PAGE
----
According to activists, the cases that Mota had in her docket were in a situation of “semi-paralysis”. Even though a new judge has taken over and declared that she will continue investigating, there has not been much progress. The other criminal cases besides Mota’s were similarly being stalled and delayed because, as human rights lawyer Pablo Chargonia explained in a personal interview, “the stance of the SCJ on statutory limitations and the unconstitutionality of law 18.831 allow defendants’ lawyers to generate delays upon delays by presenting unconstitutionality appeals and prescription claims”.

In the ongoing struggle against impunity, Olivera highlighted, time has become “a key element: The SCJ and the security officers’ defence lawyers are skilfully using “multiple strategies to delay indefinitely the justice process”.

Twists and turns

This is only the latest episode in the twists and turns characterising Uruguay’s path in seeking accountability for past violations of human rights.

The transfer and/or sanction of judges and prosecutors working on past atrocities are hardly new: The cases of Alberto Reyes, Estela Jubette, Alejandro Recarey and Mirtha Guianze throughout the 1990s and 2000s are illustrative. Former SCJ prosecutor Oscar Peri Valdez even publicly admitted in 2004 that, in the aftermath of the first criminal trial for a dictatorship crime, he had received pressure from the Minister of Culture and Education to transfer the prosecutor in the case[Sp].

All their efforts are required to completely move Uruguay away from the shadow of its dictatorship.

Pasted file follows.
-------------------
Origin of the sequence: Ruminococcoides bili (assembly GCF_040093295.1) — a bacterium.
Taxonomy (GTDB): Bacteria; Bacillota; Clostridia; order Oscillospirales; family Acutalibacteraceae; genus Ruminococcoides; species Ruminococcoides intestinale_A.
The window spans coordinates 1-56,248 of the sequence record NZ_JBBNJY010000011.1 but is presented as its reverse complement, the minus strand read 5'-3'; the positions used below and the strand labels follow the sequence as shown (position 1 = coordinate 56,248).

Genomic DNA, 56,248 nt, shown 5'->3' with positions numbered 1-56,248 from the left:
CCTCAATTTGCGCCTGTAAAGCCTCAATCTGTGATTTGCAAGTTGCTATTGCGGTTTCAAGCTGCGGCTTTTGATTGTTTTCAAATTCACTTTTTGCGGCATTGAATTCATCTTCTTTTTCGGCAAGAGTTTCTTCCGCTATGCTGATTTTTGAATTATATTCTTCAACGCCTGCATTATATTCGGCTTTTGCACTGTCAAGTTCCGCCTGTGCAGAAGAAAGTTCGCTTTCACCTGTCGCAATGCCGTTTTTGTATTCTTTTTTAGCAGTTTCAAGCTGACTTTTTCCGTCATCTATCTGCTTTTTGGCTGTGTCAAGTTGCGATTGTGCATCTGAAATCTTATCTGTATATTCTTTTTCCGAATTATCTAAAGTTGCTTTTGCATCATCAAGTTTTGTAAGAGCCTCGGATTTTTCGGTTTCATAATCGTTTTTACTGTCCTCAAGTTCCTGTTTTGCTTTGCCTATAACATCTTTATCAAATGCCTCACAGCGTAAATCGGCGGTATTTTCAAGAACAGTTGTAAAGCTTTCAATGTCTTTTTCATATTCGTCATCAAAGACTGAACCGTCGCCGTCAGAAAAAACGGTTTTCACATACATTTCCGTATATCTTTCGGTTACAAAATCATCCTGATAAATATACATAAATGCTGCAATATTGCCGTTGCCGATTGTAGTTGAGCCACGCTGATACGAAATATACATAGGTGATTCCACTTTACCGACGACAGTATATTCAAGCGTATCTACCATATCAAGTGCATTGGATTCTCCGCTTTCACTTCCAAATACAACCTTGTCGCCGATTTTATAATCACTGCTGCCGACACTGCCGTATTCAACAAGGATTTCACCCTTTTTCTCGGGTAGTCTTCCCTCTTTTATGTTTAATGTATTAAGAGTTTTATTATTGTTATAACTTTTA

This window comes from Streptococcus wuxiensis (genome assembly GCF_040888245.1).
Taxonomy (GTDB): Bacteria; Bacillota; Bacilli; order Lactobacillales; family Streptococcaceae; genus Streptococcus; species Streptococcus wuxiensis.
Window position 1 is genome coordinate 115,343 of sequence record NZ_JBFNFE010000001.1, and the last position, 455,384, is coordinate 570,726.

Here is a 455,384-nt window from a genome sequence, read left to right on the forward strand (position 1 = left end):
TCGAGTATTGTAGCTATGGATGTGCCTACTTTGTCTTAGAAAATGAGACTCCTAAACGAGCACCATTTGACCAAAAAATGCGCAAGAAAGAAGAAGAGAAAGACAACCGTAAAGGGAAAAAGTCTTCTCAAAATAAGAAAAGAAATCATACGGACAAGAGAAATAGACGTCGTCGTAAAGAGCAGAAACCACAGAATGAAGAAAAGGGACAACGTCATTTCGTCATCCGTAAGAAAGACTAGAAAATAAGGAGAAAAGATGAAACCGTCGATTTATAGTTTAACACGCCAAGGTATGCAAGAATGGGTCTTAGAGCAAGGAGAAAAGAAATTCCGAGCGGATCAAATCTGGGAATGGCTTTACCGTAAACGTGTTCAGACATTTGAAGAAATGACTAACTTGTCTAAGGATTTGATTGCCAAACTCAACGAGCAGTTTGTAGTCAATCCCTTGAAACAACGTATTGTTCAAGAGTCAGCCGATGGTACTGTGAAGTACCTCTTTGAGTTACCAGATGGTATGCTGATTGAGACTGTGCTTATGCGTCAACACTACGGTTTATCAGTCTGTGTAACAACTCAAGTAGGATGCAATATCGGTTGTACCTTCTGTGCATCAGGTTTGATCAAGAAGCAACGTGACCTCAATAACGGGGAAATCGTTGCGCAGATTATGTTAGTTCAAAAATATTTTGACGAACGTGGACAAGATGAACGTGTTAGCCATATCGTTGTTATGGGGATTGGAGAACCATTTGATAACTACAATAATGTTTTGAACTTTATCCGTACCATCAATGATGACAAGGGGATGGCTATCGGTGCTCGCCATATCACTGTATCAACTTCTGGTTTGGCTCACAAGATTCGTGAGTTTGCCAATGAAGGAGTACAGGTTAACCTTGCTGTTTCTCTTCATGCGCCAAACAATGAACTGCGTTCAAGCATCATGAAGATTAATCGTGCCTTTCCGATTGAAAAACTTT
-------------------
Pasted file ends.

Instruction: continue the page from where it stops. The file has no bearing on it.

While this trend persists, what has changed is the public reaction. In 2013, human rights groups and activists mobilised quickly, calling attention to Mota’s transfer and triggering national and international criticism.

It is undeniable that Mota’s transfer, the SCJ stand on dictatorship crimes and its disregard for international obligations are a cause of concern. The SCJ’s conservative attitude can be partially explained by the lack of vetting of judges upon the democratic transition in 1985. A degree of continuity exists, with some judges that worked during the dictatorship retaining their positions under democracy.

Furthermore, many judges lack training in international law.The likelihood of any systemic shift in the culture of impunity is therefore reliant on individual judges effectively applying it by themselves. The composition of the SCJ will also not change until 2015.

Additionally, the governing Frente Amplio coalition has failed to wholeheartedly embrace the cause of accountability. With elections coming up in October 2014, this is unlikely to change. The issue of the past generates political controversy and political leaders will steer clear of it this year, as they did during the 2009 electoral campaign. The armed forces remain unrepentant: The new army commander-in-chief Juan Villagran recently asserted that there is no more information to contribute[Sp] in the search for the disappeared.

Yet, in a broader perspective, not all hope is lost. According to Alvarez Petraglia, the movement for justice in Uruguay has, “overcome plenty of difficult obstacles before, from the government’s discourse denying the existence of the desaparecidos to the most absolute impunity”.

New strategies and creative tools to achieve justice have consistently been found such as Chargonia’s first breach in 2002 of what seemed an impenetrable amnesty law leading to criminal trials. These are just a few examples of what an extremely resilient human rights movement has achieved against all odds. All their efforts are required to completely move Uruguay away from the shadow of its dictatorship. 

Dr Francesca Lessa is a postdoctoral researcher at the Latin American Centre and St Anne’s College, University of Oxford, specialising on issues of justice and human rights in Uruguay.

Pierre-Louis LeGoff is a research assistant at the Latin American centre, University of Oxford, and a member of the committee for Crimes Against Humanity at the Permanent Assembly for Human Rights (APDH), Buenos Aires, Argentina.

Follow him on Twitter: @P_LeGoff